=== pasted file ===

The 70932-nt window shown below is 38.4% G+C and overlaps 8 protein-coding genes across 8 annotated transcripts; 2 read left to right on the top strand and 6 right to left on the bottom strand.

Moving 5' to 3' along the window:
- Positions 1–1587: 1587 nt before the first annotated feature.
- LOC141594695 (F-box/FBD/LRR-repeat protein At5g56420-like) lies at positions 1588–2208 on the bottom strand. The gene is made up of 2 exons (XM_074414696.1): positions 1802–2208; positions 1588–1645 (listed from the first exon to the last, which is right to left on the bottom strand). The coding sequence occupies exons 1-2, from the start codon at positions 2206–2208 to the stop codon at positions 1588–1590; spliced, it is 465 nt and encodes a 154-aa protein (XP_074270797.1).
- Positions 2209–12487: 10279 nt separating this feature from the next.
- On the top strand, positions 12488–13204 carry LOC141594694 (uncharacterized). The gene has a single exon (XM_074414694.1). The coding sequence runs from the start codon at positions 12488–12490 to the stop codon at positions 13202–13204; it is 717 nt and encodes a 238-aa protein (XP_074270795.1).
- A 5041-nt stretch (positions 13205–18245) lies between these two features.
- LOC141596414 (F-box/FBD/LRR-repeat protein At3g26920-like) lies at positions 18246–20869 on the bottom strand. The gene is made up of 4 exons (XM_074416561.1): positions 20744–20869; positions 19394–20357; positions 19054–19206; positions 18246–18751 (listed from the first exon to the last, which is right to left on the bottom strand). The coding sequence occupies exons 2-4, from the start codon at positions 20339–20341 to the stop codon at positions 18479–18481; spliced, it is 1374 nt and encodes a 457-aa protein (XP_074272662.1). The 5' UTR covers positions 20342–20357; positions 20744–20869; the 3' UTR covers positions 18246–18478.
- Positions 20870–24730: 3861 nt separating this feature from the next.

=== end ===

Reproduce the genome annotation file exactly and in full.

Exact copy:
The 70932-nt window shown below is 38.4% G+C and overlaps 8 protein-coding genes across 8 annotated transcripts; 2 read left to right on the top strand and 6 right to left on the bottom strand.

Moving 5' to 3' along the window:
- Positions 1–1587: 1587 nt before the first annotated feature.
- LOC141594695 (F-box/FBD/LRR-repeat protein At5g56420-like) lies at positions 1588–2208 on the bottom strand. The gene is made up of 2 exons (XM_074414696.1): positions 1802–2208; positions 1588–1645 (listed from the first exon to the last, which is right to left on the bottom strand). The coding sequence occupies exons 1-2, from the start codon at positions 2206–2208 to the stop codon at positions 1588–1590; spliced, it is 465 nt and encodes a 154-aa protein (XP_074270797.1).
- Positions 2209–12487: 10279 nt separating this feature from the next.
- On the top strand, positions 12488–13204 carry LOC141594694 (uncharacterized). The gene has a single exon (XM_074414694.1). The coding sequence runs from the start codon at positions 12488–12490 to the stop codon at positions 13202–13204; it is 717 nt and encodes a 238-aa protein (XP_074270795.1).
- A 5041-nt stretch (positions 13205–18245) lies between these two features.
- LOC141596414 (F-box/FBD/LRR-repeat protein At3g26920-like) lies at positions 18246–20869 on the bottom strand. The gene is made up of 4 exons (XM_074416561.1): positions 20744–20869; positions 19394–20357; positions 19054–19206; positions 18246–18751 (listed from the first exon to the last, which is right to left on the bottom strand). The coding sequence occupies exons 2-4, from the start codon at positions 20339–20341 to the stop codon at positions 18479–18481; spliced, it is 1374 nt and encodes a 457-aa protein (XP_074272662.1). The 5' UTR covers positions 20342–20357; positions 20744–20869; the 3' UTR covers positions 18246–18478.
- Positions 20870–24730: 3861 nt separating this feature from the next.